Dr Nirthanan, a former clinician who has research interests in pharmacology and neurobiology, said many common drugs such as the widely prescribed blood pressure medication Captopril and anti-clotting drug Eptifibatide have been developed from snake and other animal venoms.

"Researchers have been studying King Cobra venom for over 50 years and yet we are still identifying new compounds. It is a complex cocktail of biological molecules that can change composition depending on the environment, the season or even the snake's diet."

The venom primarily acts on neurotransmitter receptors which regulate communication between nerve cells or between nerves and muscles, resulting in symptoms such as paralysis and respiratory failure. /more

He said that from a clinical perspective, the worldwide burden of snakebite is high with up to 125,000 preventable deaths each year and significant public health costs associated with snakebite treatment.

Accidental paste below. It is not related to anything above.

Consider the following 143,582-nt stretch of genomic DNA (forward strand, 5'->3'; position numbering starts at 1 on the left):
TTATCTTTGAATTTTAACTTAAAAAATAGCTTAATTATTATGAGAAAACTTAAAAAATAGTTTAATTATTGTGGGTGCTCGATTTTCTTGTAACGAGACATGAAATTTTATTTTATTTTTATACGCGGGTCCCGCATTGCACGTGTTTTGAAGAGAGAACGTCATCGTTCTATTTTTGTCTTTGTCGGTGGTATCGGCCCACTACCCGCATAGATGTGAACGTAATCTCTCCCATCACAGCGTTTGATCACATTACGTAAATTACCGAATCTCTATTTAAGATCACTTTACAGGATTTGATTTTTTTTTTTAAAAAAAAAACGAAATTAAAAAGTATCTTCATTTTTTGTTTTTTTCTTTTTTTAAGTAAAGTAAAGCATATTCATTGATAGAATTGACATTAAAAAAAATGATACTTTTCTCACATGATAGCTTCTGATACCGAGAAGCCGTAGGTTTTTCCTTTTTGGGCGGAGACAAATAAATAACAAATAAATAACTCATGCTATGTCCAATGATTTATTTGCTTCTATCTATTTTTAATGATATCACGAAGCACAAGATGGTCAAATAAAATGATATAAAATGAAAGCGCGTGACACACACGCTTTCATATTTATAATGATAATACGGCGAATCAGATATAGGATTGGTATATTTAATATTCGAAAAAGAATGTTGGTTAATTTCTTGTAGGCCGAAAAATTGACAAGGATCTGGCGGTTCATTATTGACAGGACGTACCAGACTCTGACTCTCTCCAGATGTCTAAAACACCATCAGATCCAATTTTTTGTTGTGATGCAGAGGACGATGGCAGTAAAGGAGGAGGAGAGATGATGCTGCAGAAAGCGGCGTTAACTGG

"We may be able to improve management of snakebite as we better understand the mechanism of action of these venoms. However, my research interest is in the therapeutic and pharmacological potential of venom toxins."

While not every new toxin will convert directly into a clinically useful drug, he said there was potential for haditoxin to be a lead compound or template from which to design other drugs. "Because of the high specificity of these toxins, haditoxin may also be useful as a 'molecular probe' which will help us study neurotransmitter receptors and their role in disease."

These receptors are important in neurodegenerative conditions such as Alzheimer's and Parkinson's diseases as well as in schizophrenia, anxiety and depressive disorders and nicotine addiction.

The haditoxin research was conducted by an international team from the National University of Singapore, Griffith University and University of Geneva.